1. Launch VirtualBox and highlight the virtual machine that you will be editing in the pane on the left side of the application window.
2. Click the Settings button in the ribbon at the top of the application window.
3. In the dialog box that appears, navigate to Storage on the left, then click on your VDI to view its properties.
4. As you can see from the image above, this VDI is dynamically allocated. This is what we need. Now that we have verified that our VDI is dynamically allocated, we need to back up our VDI in case the resizing fails and destroys our data. In the dialog box that appeared in step 3, navigate to the VDI information section that we opened and right-click on the Location line. This will offer the option to copy the path, which we need to do.
5. With the path to our VDI copied to our clipboard, we can proceed. We need to detach the VDI from the virtual machine now, so click on the minus button beneath the storage device list in the dialog box.
6. The VDI for your virtual machine should disappear from the storage device list as mine has in the image below.
7. Next we need to open a terminal on our Ubuntu 18.04 LTS host machine. With the terminal open, enter the following command,
cp <my-vdi-location> ~
8. The process will take awhile since we are copying a large amount of data. The prompt will return to the terminal when the process has completed. When the prompt returns, we can enlarge our VDI by entering the following command. Make sure to replace <my-vdi-location> by pasting the path to your VDI that you copied in step 4 and replace <new-vdi-size> with the new, desired size, specified in megabytes.
vboxmanage modifyhd <my-vdi-location> --resize <new-vdi-size>
9. When complete, the output of the previous command looks like this:
10. Next, we need to return to the VirtualBox Manager application. With Storage selected in Settings, click on Controller: SATA in the storage device list to highlight it, then click the plus button beneath the storage device list to add your resized VDI. In the dropdown menu, choose Add Hard Disk.
11. A new dialog box will appear. We want to choose an existing disk, so select that option in the dialog box, then select you new, resized VDI.
12. When re-attached, the VDI will show in the storage device list like the image below.
13. We have successfully resized our VDI and reattached it to our virtual machine, but the guest operating system still will not be able to use the newly allocated space. We will need to boot our virtual machine from a live Linux distribution containing GParted so that we can resize the file system. To do this, click on the button with the CD and green plus button next to Controller: SATA. This will allow us to add another optical drive with our live Linux distribution. For this tutorial, I will use Ubuntu 18.04 LTS as the live Linux distribution because it contains GParted preinstalled.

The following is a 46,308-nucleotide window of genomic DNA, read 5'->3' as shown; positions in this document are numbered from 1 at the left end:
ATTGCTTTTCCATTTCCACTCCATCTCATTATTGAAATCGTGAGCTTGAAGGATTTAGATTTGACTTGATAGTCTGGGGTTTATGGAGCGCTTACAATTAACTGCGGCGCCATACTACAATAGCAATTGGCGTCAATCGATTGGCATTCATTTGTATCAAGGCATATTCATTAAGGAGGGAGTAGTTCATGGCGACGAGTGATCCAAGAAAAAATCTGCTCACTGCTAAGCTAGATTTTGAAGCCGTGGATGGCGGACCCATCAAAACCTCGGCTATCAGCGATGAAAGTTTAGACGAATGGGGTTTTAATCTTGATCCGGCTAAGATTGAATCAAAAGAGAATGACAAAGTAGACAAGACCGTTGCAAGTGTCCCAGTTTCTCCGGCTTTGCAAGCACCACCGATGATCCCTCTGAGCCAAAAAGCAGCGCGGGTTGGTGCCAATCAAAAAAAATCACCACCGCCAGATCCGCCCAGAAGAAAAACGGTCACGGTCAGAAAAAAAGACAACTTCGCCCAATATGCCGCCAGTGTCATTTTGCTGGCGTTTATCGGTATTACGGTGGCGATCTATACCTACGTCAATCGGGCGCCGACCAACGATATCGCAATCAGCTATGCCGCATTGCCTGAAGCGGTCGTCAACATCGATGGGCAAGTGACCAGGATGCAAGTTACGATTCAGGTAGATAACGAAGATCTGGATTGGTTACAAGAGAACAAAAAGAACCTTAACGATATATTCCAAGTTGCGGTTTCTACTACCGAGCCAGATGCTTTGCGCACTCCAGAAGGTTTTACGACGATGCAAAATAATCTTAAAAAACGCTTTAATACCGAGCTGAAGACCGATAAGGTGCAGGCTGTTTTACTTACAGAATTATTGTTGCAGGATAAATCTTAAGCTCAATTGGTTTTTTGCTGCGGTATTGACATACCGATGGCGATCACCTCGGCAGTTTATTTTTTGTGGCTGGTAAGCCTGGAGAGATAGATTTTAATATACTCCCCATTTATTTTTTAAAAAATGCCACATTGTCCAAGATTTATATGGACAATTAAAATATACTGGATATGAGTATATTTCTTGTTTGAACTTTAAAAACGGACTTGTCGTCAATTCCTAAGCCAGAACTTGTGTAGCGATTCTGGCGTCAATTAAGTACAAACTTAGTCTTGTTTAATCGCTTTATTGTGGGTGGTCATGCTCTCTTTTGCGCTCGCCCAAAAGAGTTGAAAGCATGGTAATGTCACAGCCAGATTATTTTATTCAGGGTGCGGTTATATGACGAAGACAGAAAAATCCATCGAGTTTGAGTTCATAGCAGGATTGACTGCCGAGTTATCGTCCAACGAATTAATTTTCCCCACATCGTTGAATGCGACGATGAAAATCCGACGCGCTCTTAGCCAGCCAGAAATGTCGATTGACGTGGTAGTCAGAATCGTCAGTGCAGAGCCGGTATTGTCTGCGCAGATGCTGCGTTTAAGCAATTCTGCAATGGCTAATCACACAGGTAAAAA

14. After clicking the add disk button, a new dialog appears. Select Choose disk and select your live Linux distribution containing GParted.
15. Highlight the newly added optical disk and select the Live CD/DVD on the right.
16. Next, select System from the pane on the left and ensure that Optical is first in the boot order. The boot order should look similar to this:
17. Finally, click OK to exit the Settings dialog.
18. Now we can boot our virtual machine into our live Linux distribution by highlighting our virtual machine and clicking Start on the ribbon at the top of the application.
19. If you are using Ubuntu 18.04 LTS as your live distribution, select Try Ubuntu when this view loads:
20. After Ubuntu 18.04 LTS live has loaded, open GParted.
21. Notice the new, unallocated space in the grey portion in the image above. We will now configure the virtual machine to use that space in addition to the currently occupied space. Right click on the occupied space in white in GParted at the top of the application. From the dropdown menu that appears choose Resize/Move.
22. A new dialog box appears showing both occupied and unallocated space. Move the slider all the way to the right to use all of the space, then click the Resize/Move button on the bottom of the dialog box.
23. To apply our changes to the filesystem, click the green check mark in the ribbon at the top of the GParted application.
24. Click Apply in the confirmation dialog box that appears.
25. After a moment the operation completes and returns a success message. Close the message, close GParted, and then poweroff the live Linux distribution. We are now finished with resizing.
26. Now we need to open Settings and navigate to Storage again. Highlight your virtual machine and click the Settings button on the top of the VirtualBox Manager application.
27. Navigate to Storage in the left pane of the Settings dialog. Click on the optical device containing the live Linux distribution iso to highlight it, then click the minus button below the storage devices list to remove the optical device.
28. Select Remove from the confirmation dialog box that appears.
29. Click the OK button at the bottom of the Settings dialog to save the changes and close the dialog.
30. Finally, reboot your machine and verify that the new, additional space has been added. As you can see from the image below, after booting my Windows 10 virtual machine and opening the disk management console, I now have all of the additional storage I allocated available to my virtual machine.